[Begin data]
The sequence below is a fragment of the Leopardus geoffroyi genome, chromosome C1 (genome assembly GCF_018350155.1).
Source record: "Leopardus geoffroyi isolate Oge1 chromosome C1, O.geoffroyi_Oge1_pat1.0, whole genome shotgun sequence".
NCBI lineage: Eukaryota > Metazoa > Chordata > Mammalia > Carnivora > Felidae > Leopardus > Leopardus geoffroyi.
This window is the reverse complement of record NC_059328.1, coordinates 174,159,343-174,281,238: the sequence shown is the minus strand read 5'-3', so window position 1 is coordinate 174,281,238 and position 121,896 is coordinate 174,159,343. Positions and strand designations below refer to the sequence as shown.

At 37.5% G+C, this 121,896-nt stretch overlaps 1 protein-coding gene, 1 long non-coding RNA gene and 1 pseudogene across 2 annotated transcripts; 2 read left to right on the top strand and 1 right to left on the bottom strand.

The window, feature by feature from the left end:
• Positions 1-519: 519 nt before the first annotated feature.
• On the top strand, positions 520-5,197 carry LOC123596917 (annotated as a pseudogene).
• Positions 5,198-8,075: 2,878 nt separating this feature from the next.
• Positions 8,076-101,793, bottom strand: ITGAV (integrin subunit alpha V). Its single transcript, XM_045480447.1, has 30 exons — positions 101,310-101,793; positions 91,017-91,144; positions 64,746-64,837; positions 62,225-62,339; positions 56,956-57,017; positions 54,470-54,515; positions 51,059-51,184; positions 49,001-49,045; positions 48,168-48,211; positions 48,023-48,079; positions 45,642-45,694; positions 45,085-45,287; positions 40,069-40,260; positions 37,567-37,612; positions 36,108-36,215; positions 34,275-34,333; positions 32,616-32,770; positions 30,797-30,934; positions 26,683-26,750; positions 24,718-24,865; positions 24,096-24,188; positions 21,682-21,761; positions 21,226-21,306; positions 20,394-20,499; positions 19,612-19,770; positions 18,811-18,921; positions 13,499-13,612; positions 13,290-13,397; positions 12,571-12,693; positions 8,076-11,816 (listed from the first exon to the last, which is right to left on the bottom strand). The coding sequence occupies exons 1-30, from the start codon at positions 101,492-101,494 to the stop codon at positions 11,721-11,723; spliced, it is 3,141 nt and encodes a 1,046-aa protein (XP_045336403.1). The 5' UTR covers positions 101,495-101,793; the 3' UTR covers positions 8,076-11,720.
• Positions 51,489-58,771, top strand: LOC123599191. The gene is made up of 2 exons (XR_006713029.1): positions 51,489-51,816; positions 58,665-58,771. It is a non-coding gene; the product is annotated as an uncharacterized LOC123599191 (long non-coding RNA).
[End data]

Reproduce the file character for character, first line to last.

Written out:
The sequence below is a fragment of the Leopardus geoffroyi genome, chromosome C1 (genome assembly GCF_018350155.1).
Source record: "Leopardus geoffroyi isolate Oge1 chromosome C1, O.geoffroyi_Oge1_pat1.0, whole genome shotgun sequence".
NCBI lineage: Eukaryota > Metazoa > Chordata > Mammalia > Carnivora > Felidae > Leopardus > Leopardus geoffroyi.
This window is the reverse complement of record NC_059328.1, coordinates 174,159,343-174,281,238: the sequence shown is the minus strand read 5'-3', so window position 1 is coordinate 174,281,238 and position 121,896 is coordinate 174,159,343. Positions and strand designations below refer to the sequence as shown.

At 37.5% G+C, this 121,896-nt stretch overlaps 1 protein-coding gene, 1 long non-coding RNA gene and 1 pseudogene across 2 annotated transcripts; 2 read left to right on the top strand and 1 right to left on the bottom strand.

The window, feature by feature from the left end:
• Positions 1-519: 519 nt before the first annotated feature.
• On the top strand, positions 520-5,197 carry LOC123596917 (annotated as a pseudogene).
• Positions 5,198-8,075: 2,878 nt separating this feature from the next.
• Positions 8,076-101,793, bottom strand: ITGAV (integrin subunit alpha V). Its single transcript, XM_045480447.1, has 30 exons — positions 101,310-101,793; positions 91,017-91,144; positions 64,746-64,837; positions 62,225-62,339; positions 56,956-57,017; positions 54,470-54,515; positions 51,059-51,184; positions 49,001-49,045; positions 48,168-48,211; positions 48,023-48,079; positions 45,642-45,694; positions 45,085-45,287; positions 40,069-40,260; positions 37,567-37,612; positions 36,108-36,215; positions 34,275-34,333; positions 32,616-32,770; positions 30,797-30,934; positions 26,683-26,750; positions 24,718-24,865; positions 24,096-24,188; positions 21,682-21,761; positions 21,226-21,306; positions 20,394-20,499; positions 19,612-19,770; positions 18,811-18,921; positions 13,499-13,612; positions 13,290-13,397; positions 12,571-12,693; positions 8,076-11,816 (listed from the first exon to the last, which is right to left on the bottom strand). The coding sequence occupies exons 1-30, from the start codon at positions 101,492-101,494 to the stop codon at positions 11,721-11,723; spliced, it is 3,141 nt and encodes a 1,046-aa protein (XP_045336403.1). The 5' UTR covers positions 101,495-101,793; the 3' UTR covers positions 8,076-11,720.
• Positions 51,489-58,771, top strand: LOC123599191. The gene is made up of 2 exons (XR_006713029.1): positions 51,489-51,816; positions 58,665-58,771. It is a non-coding gene; the product is annotated as an uncharacterized LOC123599191 (long non-coding RNA).